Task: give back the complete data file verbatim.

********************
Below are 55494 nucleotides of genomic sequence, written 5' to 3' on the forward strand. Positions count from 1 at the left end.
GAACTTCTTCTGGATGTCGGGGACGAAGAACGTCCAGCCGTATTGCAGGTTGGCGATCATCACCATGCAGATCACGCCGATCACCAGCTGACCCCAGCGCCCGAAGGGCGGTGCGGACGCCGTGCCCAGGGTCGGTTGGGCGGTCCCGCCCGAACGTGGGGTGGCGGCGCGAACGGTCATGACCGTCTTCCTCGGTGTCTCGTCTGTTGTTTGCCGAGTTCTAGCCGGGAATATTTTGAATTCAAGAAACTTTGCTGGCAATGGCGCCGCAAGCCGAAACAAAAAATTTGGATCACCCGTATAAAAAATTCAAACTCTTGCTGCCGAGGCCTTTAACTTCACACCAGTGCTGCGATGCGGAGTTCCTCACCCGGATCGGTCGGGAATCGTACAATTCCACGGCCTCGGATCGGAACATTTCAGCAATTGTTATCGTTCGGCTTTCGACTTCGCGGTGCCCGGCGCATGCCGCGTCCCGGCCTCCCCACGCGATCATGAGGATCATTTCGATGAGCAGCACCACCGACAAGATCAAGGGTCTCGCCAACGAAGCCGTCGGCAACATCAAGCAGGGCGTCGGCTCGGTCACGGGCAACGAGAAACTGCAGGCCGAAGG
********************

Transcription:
Below are 55494 nucleotides of genomic sequence, written 5' to 3' on the forward strand. Positions count from 1 at the left end.
GAACTTCTTCTGGATGTCGGGGACGAAGAACGTCCAGCCGTATTGCAGGTTGGCGATCATCACCATGCAGATCACGCCGATCACCAGCTGACCCCAGCGCCCGAAGGGCGGTGCGGACGCCGTGCCCAGGGTCGGTTGGGCGGTCCCGCCCGAACGTGGGGTGGCGGCGCGAACGGTCATGACCGTCTTCCTCGGTGTCTCGTCTGTTGTTTGCCGAGTTCTAGCCGGGAATATTTTGAATTCAAGAAACTTTGCTGGCAATGGCGCCGCAAGCCGAAACAAAAAATTTGGATCACCCGTATAAAAAATTCAAACTCTTGCTGCCGAGGCCTTTAACTTCACACCAGTGCTGCGATGCGGAGTTCCTCACCCGGATCGGTCGGGAATCGTACAATTCCACGGCCTCGGATCGGAACATTTCAGCAATTGTTATCGTTCGGCTTTCGACTTCGCGGTGCCCGGCGCATGCCGCGTCCCGGCCTCCCCACGCGATCATGAGGATCATTTCGATGAGCAGCACCACCGACAAGATCAAGGGTCTCGCCAACGAAGCCGTCGGCAACATCAAGCAGGGCGTCGGCTCGGTCACGGGCAACGAGAAACTGCAGGCCGAAGG